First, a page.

At step F314, the drive apparatus 20 receives the audio file that is transmitted from the personal computer 11 at step F305. At step F315, the drive apparatus 20 cancels the locking of the content key that is included in the received audio file by using the session key that was generated at step F313, and protects the content key by locking it by using the storage key that is unique to the drive apparatus 20.

At step F306, the personal computer 11 changes the upper limit of the number of times of copying of the audio file that is recorded in the number-of-copying management database recorded in the HDD 11 a from “3” to “2.” The session for copying of the audio file that is established between the personal computer 11 and the drive apparatus 20 is now finished, and the session key that was generated at steps F303 and F313 is discarded.

Processes similar to the above are also executed by the drive apparatus 20 and the plate-like memory 1, in which the drive apparatus 20 executes a process similar to the process of the personal computer 11 shown in FIG. 14 and the plate-like memory 1 executes a process similar to the process of the drive apparatus 20 shown in FIG. 15. As a result, the audio file recorded in the personal computer 11 is safely copied to the plate-like memory 1 while the number of times of copying is managed. However, when the audio file is copied from the drive apparatus 20 to the plate-like memory 1, a step on the drive apparatus 20 side of managing the number of times of copying that corresponds to step F305 is omitted. That is, the management of the number of times of copying is performed in a unified manner only by the personal computer 11 that first generated the audio file concerned.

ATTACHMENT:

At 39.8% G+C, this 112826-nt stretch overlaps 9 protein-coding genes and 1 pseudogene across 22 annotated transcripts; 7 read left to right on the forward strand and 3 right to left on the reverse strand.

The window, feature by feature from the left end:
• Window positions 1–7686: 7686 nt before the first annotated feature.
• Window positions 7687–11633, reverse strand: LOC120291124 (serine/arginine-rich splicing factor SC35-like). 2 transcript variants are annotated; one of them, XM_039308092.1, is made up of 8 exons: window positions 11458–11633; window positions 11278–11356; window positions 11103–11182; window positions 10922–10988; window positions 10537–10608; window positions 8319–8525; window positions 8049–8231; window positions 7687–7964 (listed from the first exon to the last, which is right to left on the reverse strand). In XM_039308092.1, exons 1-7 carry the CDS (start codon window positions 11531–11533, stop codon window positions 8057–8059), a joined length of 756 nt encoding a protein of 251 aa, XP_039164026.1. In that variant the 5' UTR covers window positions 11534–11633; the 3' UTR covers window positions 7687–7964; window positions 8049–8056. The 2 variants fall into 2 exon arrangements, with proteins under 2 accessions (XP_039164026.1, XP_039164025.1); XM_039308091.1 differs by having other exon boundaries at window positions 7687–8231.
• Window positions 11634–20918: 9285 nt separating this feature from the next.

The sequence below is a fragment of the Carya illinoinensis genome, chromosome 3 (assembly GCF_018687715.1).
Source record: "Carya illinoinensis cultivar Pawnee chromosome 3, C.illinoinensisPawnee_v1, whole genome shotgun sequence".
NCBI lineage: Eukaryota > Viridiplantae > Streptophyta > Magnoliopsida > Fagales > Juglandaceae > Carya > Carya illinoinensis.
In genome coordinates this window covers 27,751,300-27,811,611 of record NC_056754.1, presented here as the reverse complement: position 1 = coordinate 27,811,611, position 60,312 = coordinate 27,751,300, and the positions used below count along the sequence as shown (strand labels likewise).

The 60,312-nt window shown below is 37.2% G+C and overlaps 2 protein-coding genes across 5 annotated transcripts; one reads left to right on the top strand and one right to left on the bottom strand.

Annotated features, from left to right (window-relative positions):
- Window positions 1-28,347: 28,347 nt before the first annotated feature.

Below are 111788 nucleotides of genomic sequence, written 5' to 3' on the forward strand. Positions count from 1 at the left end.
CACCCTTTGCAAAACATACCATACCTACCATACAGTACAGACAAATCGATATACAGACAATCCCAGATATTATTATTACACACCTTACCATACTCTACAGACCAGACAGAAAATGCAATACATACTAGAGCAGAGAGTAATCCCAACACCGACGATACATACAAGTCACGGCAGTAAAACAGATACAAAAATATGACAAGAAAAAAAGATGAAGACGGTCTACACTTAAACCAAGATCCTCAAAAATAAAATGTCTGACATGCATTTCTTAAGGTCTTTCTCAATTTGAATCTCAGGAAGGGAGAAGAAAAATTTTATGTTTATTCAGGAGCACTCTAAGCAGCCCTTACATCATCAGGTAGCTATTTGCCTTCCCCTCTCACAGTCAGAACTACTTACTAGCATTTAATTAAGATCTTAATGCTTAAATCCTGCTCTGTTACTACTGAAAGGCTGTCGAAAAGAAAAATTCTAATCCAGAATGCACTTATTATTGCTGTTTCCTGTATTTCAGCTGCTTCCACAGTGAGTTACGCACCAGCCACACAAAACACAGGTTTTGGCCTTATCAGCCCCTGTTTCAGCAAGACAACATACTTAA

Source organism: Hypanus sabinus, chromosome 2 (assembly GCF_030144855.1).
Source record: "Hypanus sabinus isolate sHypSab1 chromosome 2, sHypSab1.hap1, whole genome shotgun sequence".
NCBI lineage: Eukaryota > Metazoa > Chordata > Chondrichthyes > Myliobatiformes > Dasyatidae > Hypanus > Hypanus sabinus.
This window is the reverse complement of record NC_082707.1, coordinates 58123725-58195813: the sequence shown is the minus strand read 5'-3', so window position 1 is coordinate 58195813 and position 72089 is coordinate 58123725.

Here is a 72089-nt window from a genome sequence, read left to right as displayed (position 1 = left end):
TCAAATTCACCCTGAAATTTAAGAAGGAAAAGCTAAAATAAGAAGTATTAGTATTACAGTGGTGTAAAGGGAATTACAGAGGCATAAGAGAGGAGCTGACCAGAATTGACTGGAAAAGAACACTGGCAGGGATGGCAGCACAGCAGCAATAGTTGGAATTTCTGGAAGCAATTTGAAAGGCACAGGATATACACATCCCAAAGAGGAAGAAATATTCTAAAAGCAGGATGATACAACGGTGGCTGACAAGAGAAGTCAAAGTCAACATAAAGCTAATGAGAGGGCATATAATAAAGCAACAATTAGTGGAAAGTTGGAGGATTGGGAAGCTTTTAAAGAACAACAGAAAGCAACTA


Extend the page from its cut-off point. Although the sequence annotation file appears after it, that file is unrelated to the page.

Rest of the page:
Naturally, before execution of the above processes, the personal computer 11 confirms that the upper limit of the number of times of copying that is recorded in the number-of-copying management database is not “0” and judges whether the copying concerned is within the allowable range of the copyright management. If the upper limit of the number of times of copying that is recorded in the number-of-copying management database is “0,” a massage to the effect that, for example, the upper limit of the number of times of copying that the user is permitted has been reached is displayed on a display device of the personal computer 11, the display section 21 of the drive apparatus 20, or the like and entrance to the above-described processes is prohibited. In this manner, the copyright is protected and the user is informed of the fact that the copying concerned is out of the allowable range.